None of Sunday's five major political talk shows mentioned the House Republican plan, revealed last week, to provoke a debt ceiling crisis in order to force through massive cuts to programs like Social Security and Medicare if the GOP gains a majority in the November midterm elections.
House Republicans would threaten to force the United States to default on its debt — which would trigger a global economic crisis — unless Democrats agree to such cuts, according to all four Republican contenders to chair the House Budget Committee, Bloomberg Government reported on October 11.
That prospect apparently did not interest Chuck Todd, moderator of NBC’s Meet the Press; George Stephanopoulos, anchoring ABC’s This Week; Margaret Brennan, moderator of CBS’ Face the Nation; Dana Bash, anchor of CNN’s State of the Union; or Fox News Sunday anchor Shannon Bream. Their programs help set the agenda for the political press. But all of them ignored the reported GOP plan, even as they each devoted lengthy segments to which party will prevail in the midterms.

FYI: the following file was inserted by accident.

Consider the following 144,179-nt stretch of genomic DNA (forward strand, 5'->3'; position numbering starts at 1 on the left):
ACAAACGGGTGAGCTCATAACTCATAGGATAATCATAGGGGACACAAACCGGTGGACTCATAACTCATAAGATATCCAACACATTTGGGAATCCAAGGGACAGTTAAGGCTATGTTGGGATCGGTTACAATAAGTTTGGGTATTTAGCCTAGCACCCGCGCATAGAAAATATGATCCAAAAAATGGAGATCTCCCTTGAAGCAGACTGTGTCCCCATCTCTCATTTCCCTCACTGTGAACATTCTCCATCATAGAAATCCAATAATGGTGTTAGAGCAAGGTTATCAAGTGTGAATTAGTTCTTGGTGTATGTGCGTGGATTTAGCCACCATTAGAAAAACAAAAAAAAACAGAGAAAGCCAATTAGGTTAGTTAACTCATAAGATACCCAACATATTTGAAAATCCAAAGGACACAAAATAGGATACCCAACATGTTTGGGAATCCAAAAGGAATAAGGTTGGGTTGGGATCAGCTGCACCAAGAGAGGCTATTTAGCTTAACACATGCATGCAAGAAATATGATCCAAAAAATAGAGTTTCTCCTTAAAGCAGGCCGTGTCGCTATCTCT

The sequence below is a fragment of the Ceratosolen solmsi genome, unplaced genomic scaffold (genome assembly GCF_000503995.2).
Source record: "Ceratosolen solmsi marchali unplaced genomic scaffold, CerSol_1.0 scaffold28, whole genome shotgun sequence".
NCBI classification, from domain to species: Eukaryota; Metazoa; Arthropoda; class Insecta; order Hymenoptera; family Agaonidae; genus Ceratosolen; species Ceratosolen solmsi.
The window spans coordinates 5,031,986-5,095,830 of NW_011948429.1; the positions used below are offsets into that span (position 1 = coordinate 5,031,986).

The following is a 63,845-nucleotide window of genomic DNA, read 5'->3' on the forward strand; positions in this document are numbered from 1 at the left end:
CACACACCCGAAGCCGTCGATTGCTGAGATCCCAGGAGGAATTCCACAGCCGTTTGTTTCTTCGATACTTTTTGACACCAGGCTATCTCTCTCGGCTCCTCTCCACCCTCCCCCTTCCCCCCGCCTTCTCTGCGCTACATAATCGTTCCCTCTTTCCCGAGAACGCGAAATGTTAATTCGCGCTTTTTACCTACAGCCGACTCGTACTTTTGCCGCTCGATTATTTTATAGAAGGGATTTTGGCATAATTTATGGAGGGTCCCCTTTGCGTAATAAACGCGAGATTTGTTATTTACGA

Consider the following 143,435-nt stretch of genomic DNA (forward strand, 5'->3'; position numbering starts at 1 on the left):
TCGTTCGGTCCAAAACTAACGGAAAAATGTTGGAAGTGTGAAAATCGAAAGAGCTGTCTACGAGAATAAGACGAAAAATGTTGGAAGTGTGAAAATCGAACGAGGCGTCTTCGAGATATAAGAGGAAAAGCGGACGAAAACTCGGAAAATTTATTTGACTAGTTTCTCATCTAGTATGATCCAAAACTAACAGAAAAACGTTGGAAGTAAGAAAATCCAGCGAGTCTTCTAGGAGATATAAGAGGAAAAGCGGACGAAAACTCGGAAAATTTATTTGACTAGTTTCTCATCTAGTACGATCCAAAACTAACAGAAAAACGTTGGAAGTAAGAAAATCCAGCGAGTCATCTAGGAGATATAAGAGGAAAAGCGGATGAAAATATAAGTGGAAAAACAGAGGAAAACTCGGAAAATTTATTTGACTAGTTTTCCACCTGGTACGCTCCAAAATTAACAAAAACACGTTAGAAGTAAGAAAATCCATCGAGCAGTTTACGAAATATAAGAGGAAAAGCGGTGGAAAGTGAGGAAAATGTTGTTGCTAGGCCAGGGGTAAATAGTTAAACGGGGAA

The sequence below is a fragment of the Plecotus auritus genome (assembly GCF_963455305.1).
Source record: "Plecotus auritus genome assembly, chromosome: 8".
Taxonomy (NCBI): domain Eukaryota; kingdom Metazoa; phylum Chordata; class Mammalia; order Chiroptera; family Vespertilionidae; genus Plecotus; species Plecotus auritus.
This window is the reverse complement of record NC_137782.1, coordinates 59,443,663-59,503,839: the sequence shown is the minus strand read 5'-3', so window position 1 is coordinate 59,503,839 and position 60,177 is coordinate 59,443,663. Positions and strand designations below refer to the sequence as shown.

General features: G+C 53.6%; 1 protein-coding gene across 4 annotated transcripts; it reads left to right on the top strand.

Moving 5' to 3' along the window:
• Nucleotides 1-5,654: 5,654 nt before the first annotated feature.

Notably, Bream had an extensive interview with House Minority Whip Steve Scalise (R-LA) to discuss “his party's plans should they take the majority,” but did not ask him whether the party, if victorious, would threaten economic calamity in order to push through massive cuts to the social safety net. She did ask him about Social Security and Medicare cuts included in the Republican Study Committee’s budget proposal, and he denied that Republicans support them.
The closest the story came to reaching Sunday show viewers was Sen. Bernie Sanders’ (I-VT) unprompted observation on Meet the Press that Republicans support cutting Medicare and Social Security:
Major cable news networks, broadcast news shows, and newspapers have all but ignored the prospect of Republicans threatening a debt crisis in order to cut Social Security and Medicare, as Media Matters documented last week.
Given the general caginess of Republicans when it comes to detailing what they would do if they take control of one or both houses of Congress, reporters owe it to audiences to hold their feet to the fire.